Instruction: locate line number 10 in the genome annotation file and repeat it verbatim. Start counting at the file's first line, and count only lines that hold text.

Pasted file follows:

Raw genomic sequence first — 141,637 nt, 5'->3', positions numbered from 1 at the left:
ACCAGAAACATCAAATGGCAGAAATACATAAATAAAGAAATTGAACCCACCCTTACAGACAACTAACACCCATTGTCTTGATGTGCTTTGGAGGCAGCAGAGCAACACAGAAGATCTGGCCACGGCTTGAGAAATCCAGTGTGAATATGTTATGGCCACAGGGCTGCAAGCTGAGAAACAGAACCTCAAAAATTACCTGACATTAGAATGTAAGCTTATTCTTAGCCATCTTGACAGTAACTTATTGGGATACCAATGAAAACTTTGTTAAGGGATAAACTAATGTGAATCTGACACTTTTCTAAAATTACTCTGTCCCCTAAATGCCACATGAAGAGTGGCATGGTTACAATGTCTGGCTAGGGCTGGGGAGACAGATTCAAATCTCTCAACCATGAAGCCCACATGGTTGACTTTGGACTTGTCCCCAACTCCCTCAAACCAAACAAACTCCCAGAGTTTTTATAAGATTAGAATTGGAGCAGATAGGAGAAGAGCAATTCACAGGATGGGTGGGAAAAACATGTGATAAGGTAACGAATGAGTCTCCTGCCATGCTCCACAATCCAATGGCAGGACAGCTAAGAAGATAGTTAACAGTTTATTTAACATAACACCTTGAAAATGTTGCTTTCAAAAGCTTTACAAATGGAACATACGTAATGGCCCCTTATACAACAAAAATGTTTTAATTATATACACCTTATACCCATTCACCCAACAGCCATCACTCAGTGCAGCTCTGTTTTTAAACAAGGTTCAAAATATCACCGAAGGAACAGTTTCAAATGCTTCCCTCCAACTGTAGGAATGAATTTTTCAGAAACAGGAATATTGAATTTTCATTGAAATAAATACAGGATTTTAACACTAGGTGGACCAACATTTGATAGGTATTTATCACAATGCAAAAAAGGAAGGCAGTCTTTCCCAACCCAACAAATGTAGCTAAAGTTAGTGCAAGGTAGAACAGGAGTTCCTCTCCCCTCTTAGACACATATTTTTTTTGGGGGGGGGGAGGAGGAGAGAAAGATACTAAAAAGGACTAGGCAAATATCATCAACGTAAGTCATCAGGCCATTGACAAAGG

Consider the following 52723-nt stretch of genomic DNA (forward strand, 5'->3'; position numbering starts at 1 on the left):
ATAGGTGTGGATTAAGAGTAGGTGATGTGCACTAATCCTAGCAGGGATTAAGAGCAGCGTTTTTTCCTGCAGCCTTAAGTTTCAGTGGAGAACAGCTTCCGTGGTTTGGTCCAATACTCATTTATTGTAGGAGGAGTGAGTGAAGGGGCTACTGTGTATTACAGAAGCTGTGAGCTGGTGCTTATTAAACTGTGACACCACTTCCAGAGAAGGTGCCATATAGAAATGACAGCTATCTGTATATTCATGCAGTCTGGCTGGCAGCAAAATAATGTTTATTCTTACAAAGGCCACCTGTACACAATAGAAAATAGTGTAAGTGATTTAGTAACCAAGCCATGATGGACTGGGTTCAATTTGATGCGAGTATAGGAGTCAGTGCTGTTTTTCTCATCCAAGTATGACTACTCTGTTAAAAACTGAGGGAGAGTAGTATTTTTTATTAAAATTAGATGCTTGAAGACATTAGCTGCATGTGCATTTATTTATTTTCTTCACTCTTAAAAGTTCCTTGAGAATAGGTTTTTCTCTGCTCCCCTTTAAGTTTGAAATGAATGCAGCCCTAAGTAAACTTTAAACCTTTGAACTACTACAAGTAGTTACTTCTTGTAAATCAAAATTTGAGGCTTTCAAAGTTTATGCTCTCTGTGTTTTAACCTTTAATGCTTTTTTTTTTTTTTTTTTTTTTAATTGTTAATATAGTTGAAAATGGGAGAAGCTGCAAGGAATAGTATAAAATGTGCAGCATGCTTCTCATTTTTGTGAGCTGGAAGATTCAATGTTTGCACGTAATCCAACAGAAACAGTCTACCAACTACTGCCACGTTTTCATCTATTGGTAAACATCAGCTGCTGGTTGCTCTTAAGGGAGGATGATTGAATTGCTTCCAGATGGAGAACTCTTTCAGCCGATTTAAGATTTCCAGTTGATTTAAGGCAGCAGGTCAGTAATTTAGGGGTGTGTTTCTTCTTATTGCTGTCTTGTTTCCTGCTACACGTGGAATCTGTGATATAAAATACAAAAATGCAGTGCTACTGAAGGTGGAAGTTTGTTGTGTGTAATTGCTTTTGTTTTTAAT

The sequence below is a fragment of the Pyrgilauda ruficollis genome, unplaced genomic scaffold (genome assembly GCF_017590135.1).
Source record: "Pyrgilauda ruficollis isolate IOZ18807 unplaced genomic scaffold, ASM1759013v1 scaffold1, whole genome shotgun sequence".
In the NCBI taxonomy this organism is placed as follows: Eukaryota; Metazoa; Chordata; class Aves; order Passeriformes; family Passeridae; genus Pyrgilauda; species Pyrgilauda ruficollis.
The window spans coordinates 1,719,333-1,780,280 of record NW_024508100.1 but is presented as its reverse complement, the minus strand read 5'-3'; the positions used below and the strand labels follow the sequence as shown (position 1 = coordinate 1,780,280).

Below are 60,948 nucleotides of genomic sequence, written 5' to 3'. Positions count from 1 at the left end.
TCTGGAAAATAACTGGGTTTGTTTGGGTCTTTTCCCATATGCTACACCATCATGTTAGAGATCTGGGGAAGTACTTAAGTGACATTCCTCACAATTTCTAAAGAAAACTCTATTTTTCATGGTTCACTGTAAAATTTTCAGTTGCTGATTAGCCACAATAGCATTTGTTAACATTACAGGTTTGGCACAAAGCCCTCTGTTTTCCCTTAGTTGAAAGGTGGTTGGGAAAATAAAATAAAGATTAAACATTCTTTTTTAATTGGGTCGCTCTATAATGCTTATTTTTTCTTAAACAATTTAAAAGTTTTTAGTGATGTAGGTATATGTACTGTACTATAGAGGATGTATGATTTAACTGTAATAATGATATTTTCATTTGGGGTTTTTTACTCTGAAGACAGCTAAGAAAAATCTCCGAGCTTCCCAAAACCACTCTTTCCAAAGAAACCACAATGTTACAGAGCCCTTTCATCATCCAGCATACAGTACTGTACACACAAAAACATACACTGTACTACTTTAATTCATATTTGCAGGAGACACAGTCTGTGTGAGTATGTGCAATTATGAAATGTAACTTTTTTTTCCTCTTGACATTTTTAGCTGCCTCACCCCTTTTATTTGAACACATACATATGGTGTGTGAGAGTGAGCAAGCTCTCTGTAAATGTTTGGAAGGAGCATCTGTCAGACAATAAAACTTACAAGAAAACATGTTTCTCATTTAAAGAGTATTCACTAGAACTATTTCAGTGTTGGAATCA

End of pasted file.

TCTGGAAAATAACTGGGTTTGTTTGGGTCTTTTCCCATATGCTACACCATCATGTTAGAGATCTGGGGAAGTACTTAAGTGACATTCCTCACAATTTCTAAAGAAAACTCTATTTTTCATGGTTCACTGTAAAATTTTCAGTTGCTGATTAGCCACAATAGCATTTGTTAACATTACAGGTTTGGCACAAAGCCCTCTGTTTTCCCTTAGTTGAAAGGTGGTTGGGAAAATAAAATAAAGATTAAACATTCTTTTTTAATTGGGTCGCTCTATAATGCTTATTTTTTCTTAAACAATTTAAAAGTTTTTAGTGATGTAGGTATATGTACTGTACTATAGAGGATGTATGATTTAACTGTAATAATGATATTTTCATTTGGGGTTTTTTACTCTGAAGACAGCTAAGAAAAATCTCCGAGCTTCCCAAAACCACTCTTTCCAAAGAAACCACAATGTTACAGAGCCCTTTCATCATCCAGCATACAGTACTGTACACACAAAAACATACACTGTACTACTTTAATTCATATTTGCAGGAGACACAGTCTGTGTGAGTATGTGCAATTATGAAATGTAACTTTTTTTTCCTCTTGACATTTTTAGCTGCCTCACCCCTTTTATTTGAACACATACATATGGTGTGTGAGAGTGAGCAAGCTCTCTGTAAATGTTTGGAAGGAGCATCTGTCAGACAATAAAACTTACAAGAAAACATGTTTCTCATTTAAAGAGTATTCACTAGAACTATTTCAGTGTTGGAATCA